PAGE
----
The Republican-dominated Pinellas County Commission smartly voted last week to sue online travel companies like Priceline and Expedia that have avoided fully paying the county's bed tax. Too bad their Republican colleagues in the Florida Legislature are not as aggressive in addressing other unfair tax policies, including by extending the state sales tax to all Internet sales.
Florida requires sales tax collection from retail stores but not their Internet-only competitors. It collects more sales taxes from customers who book their room through a hotel than from those who book through an online broker. Yet lawmakers cost the state millions of dollars by refusing to make it easier to collect sales taxes from all Internet sales. The state's overall tax burden unfairly falls on consumers who shop locally or book their hotel room through someone other than an online broker.
In the early days of Internet commerce, such inequities were less glaring. But as Internet trade has exploded, so has the tax drain. By not demanding online brokers collect taxes on the retail price of hotel rooms — rather than their wholesale price — the state has lost an estimated $198 million in sales taxes since 1999. And state economists have estimated that collecting sales taxes on goods sold on the Internet would net the state as much as $700 million annually.
Fixing both inequities would have gone a long way toward addressing next year's budget deficit, pegged at $2.6 billion even after an infusion of federal stimulus dollars.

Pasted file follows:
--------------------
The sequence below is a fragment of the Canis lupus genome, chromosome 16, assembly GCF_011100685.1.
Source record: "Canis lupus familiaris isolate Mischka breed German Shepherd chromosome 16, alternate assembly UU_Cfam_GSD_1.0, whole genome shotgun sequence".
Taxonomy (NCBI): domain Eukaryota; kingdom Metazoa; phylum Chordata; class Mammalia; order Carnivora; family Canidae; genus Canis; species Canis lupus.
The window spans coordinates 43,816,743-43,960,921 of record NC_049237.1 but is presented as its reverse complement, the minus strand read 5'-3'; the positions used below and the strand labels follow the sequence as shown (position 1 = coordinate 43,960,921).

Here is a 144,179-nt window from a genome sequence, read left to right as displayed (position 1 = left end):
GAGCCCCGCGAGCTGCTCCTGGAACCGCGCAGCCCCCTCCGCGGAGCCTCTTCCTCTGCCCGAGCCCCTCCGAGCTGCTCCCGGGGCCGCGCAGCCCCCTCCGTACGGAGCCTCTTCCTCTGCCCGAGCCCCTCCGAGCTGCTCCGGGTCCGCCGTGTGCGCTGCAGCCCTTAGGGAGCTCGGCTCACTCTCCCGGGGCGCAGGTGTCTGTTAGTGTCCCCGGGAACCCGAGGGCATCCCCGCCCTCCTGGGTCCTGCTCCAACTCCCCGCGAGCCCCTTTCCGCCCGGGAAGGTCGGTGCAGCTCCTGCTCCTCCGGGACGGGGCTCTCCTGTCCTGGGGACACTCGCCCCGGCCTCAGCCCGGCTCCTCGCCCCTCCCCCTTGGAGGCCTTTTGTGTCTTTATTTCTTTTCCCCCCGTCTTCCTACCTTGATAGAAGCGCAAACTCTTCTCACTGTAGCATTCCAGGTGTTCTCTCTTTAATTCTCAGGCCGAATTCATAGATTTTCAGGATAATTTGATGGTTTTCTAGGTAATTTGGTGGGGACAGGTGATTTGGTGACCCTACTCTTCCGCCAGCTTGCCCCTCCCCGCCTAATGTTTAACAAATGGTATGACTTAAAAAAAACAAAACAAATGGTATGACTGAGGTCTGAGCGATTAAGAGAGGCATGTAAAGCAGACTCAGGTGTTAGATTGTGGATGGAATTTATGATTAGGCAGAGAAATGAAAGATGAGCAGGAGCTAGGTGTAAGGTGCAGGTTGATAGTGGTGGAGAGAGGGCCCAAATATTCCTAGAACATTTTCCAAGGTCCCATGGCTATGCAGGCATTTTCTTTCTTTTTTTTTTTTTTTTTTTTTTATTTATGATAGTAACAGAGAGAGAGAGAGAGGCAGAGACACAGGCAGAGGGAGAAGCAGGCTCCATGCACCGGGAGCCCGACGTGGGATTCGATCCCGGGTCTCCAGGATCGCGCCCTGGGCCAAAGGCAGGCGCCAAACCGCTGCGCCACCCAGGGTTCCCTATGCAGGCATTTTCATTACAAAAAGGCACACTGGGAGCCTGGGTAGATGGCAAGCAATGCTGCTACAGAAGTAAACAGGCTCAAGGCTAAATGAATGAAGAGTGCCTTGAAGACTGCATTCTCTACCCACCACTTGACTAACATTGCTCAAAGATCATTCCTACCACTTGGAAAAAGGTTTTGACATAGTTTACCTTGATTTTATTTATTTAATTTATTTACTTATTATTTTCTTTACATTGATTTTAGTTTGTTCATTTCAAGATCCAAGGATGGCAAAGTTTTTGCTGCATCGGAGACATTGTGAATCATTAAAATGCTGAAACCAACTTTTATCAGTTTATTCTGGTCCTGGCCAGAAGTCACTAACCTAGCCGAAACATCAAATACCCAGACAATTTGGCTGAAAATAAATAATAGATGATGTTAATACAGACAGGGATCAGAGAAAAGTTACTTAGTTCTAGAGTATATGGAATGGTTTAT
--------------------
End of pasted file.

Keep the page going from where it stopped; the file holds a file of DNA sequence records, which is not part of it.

At least local governments are figuring out that restoring equity to taxation is in everyone's interest. The state's counties are estimated to have lost $146 million in bed taxes since 1999 because online brokers compute their payments based on their wholesale price rather than the retail price customers pay.
Ironically, the Pinellas lawsuit, wisely championed by Tax Collector Diane Nelson, would have been unnecessary had the Legislature acted last year on a bill offered by Rep. Janet Long, D-Seminole, and others. The bill would have granted the online brokers amnesty for past tax dodges, but it would have rewritten the law to make clear they must collect tax on the consumer price — which would have netted Pinellas roughly $1.4 million more this year.
It's time for Republicans in the Legislature follow the lead of Republican leaders in Pinellas and elsewhere by bringing equity back to taxation. The state no longer has a sales tax holiday to buy school supplies, but for too many Internet-based sales, every day is a tax holiday.